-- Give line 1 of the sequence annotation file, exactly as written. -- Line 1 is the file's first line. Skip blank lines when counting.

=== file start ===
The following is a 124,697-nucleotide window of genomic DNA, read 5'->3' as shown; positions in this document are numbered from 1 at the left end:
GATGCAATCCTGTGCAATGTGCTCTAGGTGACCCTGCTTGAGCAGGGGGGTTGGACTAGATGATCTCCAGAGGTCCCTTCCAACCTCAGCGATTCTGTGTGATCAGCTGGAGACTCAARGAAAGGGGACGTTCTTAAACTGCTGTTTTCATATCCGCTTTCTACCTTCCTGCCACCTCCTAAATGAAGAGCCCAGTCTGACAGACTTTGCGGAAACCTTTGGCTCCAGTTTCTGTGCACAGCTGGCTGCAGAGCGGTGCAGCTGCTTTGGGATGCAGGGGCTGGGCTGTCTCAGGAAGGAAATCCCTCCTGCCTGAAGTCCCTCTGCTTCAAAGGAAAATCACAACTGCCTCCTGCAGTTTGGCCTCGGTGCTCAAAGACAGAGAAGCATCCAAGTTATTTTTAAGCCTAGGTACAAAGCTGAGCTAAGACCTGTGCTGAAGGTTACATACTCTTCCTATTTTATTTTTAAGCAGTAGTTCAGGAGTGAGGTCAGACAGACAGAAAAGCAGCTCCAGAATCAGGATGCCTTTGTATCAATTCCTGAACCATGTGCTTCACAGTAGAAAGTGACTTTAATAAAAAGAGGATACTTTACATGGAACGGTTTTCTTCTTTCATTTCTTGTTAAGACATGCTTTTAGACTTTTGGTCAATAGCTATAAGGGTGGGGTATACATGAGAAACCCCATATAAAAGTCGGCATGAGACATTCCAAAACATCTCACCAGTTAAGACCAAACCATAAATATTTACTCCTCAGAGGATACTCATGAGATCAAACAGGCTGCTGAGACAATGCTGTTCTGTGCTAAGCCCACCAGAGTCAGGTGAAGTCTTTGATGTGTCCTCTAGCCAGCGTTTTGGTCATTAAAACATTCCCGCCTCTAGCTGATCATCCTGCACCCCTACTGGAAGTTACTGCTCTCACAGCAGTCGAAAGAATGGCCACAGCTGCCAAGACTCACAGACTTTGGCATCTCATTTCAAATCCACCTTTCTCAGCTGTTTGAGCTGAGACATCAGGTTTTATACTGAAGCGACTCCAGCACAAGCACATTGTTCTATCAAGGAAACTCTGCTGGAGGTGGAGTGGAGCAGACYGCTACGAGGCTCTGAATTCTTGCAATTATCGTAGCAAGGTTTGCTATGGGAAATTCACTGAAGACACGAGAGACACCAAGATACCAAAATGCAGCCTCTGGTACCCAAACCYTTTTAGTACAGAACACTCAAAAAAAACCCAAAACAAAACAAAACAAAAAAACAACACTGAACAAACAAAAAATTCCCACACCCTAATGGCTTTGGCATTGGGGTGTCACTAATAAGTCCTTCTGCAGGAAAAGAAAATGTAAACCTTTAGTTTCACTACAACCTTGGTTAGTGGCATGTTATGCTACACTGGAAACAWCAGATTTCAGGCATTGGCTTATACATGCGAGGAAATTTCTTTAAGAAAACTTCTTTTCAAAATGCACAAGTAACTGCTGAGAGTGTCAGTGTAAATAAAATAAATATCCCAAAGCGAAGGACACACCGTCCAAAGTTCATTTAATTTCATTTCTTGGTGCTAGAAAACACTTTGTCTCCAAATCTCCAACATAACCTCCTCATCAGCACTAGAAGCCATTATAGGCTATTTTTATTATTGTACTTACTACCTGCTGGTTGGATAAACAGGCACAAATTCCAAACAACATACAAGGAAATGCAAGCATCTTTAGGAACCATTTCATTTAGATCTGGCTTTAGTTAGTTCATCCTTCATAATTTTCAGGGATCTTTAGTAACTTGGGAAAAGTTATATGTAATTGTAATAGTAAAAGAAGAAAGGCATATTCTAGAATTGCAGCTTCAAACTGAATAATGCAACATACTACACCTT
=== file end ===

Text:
The following is a 124,697-nucleotide window of genomic DNA, read 5'->3' as shown; positions in this document are numbered from 1 at the left end: